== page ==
Larry’s review published on Letterboxd:
That was almost a lethal dose of cool. The raincoat and hat clad hitman at the center of Le Samourai is a smooth talking, deliberately paced isolationist with a stone face and piercing eyes that are always looking towards his next contract hit. The hitman, Jef Costello, has all the qualities of a noir protagonist; quiet, brooding, smoking a cigarette, walking in the rain and living in the shadows. But this noir protagonist walks straight out of the 40's and into the 60's French New Wave film movement.
Jef is a man of straight edges. His sharp downturned eyebrows, the lines on his coat and the perpetually straight brim of his hat imply that he is a stern man with old traditions and ideals even before he speaks. Jef lives by an ancient code in this modern age and has an undying commitment to his job and his lonely lifestyle. His dialogue and actions in the film reinforce this idea to the extreme. Jef Costello is one cool son of a bitch, and this stylish film is a gem of French cinema. The story involves our handsome and relatable hitman as we see a glimpse of his life through a window of amazing lighting and sharp stylish edges. Jef's latest hit was kind of a botched job. We expect him to perform hits flawlessly and with cold calculation, and he probably does. But this one gets fucked. He walks into a club and kills a man in back. As he is leaving he numbs into a piano player who looks directly into his eyes and face. And as he leaves quickly and rather suspiciously, he makes eye contact with virtually everyone in the club. It was only a matter of time before the police haul him in for questioning.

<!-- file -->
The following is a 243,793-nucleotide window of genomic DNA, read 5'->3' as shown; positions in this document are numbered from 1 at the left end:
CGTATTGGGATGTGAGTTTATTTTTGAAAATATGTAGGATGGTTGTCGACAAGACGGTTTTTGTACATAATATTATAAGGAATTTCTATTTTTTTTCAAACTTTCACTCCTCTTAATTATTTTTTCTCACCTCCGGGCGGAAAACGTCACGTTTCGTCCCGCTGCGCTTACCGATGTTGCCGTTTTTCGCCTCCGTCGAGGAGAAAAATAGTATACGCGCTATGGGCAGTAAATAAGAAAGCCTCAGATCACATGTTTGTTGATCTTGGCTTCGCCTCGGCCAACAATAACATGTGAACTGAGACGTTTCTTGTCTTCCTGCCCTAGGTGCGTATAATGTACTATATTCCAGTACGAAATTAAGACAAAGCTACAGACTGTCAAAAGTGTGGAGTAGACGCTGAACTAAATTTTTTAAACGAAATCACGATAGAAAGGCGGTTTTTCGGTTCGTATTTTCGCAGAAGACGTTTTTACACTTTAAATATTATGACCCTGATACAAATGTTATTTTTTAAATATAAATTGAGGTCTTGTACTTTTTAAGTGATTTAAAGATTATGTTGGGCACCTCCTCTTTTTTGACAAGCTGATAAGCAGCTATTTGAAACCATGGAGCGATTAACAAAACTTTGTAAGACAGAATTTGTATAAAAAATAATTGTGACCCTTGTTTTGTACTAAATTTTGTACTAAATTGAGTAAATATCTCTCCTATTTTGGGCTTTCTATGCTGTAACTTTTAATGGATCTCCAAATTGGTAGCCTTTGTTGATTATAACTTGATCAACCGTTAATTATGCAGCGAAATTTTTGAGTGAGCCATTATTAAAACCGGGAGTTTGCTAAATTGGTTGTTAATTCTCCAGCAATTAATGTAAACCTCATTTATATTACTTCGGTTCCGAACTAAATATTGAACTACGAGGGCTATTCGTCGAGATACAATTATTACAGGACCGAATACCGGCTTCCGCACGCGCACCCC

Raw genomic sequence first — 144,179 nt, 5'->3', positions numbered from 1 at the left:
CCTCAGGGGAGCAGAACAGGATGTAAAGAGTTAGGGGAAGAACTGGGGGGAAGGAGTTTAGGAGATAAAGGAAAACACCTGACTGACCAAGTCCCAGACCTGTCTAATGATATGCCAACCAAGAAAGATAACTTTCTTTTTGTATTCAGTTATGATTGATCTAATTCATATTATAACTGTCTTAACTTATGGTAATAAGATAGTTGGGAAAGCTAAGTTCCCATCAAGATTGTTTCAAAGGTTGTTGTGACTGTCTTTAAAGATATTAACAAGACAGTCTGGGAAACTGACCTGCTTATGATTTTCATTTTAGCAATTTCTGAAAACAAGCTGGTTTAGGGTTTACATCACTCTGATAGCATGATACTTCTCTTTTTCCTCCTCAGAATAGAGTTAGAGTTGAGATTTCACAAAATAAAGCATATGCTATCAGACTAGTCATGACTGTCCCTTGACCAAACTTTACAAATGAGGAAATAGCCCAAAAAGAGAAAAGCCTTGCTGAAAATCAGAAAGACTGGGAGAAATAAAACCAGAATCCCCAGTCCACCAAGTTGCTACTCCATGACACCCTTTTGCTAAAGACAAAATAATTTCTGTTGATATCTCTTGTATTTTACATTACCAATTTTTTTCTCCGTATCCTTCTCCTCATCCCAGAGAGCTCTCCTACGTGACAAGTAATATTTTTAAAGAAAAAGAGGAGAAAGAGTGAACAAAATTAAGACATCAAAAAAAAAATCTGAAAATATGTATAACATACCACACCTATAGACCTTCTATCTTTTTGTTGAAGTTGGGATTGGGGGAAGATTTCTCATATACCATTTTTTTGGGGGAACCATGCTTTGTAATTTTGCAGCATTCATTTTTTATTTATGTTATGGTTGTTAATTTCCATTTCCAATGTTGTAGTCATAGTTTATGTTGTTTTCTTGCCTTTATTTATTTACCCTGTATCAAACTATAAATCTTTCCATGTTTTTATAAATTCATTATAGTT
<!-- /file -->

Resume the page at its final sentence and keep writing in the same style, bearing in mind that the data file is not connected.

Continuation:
The first half hour of the film is a very tense and nerve wracking questioning scene that threatens to derail Jef's life. How he managed to keep a straight face and stick to his story just adds to the enigmatic character. The plot takes many turns and involves Jef's life becoming increasingly worse by the minute. The cool hitman tries his best to outrun the law and his employers and honor his mistakes. The end is particularly satisfying and somehow managed to make Jef Costello even fucking cooler. The whole film is a stylish love letter to crime films and noir in general. It's a film with many shadows, opening and closing doors, shots that glide from room to room and jazzy visuals. It's also got some existential and isolationist themes and is essentially one big display of samurai-like honor. It's no surprise that this film inspired Ghost Dog. (one of my favorites)
Looking back at everything I just typed, I feel pretty silly. My words did absolutely no justice for this film. It's just so damn cool. And as sharp as a stiletto. Surprising as a gunshot. If you are a fan of noir, French cinema and crime films in general, let Jef Costello and legendary film maker Jean-Pierre Melville take you on an adventure.
I bet this film will turn you into a smoker or contract killer. Or both.